Women's History Month Highlight: The Motorcycle Queen of Miami

Women's History Month Highlight: The Motorcycle Queen of Miami
February 6, 2018

Special Women's History Month Highlight

Bessie B. Stringfield, of Jamaican-Dutch descent, was as an early motorcycling pioneer, breaking barriers for both women and African-Americans. She received her first motorcycle, a 1928 Indian, when she was sixteen. Just three years later she embarked on her first of eight solo trips across the US, selecting her location by tossing a penny on a map and traveling to wherever it landed.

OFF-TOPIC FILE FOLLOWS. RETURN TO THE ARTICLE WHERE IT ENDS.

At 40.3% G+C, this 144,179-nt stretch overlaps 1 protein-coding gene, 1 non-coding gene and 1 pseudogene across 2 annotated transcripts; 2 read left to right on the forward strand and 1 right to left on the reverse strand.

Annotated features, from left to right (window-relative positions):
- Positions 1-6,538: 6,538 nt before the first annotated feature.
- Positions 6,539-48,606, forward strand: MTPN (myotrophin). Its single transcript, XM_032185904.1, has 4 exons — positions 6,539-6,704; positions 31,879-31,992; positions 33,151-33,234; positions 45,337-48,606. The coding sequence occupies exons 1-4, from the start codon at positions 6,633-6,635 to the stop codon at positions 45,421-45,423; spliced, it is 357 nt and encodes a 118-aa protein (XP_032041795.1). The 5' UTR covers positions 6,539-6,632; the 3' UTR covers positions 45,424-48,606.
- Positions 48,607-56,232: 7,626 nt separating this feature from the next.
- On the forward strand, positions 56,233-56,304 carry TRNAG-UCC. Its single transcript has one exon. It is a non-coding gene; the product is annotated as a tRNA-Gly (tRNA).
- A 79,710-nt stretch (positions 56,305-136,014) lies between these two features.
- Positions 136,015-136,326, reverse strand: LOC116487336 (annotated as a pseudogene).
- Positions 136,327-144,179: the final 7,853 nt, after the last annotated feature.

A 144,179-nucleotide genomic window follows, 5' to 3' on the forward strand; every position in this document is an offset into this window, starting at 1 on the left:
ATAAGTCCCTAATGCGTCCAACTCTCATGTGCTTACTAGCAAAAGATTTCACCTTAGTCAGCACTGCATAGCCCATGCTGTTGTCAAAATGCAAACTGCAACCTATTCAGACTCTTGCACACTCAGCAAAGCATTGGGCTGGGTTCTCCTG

While on the road (1930-1940) Bessie funded her journey through trick riding in carnival stunt shows and participating in hill climbing events. It was her antics- such as riding while standing in the saddle of her Harley- that earned her the nickname Motorcycle Queen of Miami. 

At 82, Bessie was still riding. She died in 1993. In 2000 the American Motorcyclist Association named its “Superior Achievement by a Female Motorcyclist” award for her and in 2002 she was inducted into the Motorcycle Hall of Fame.

*Images from the National Motorcycle Museum, Anamosa, Iowa

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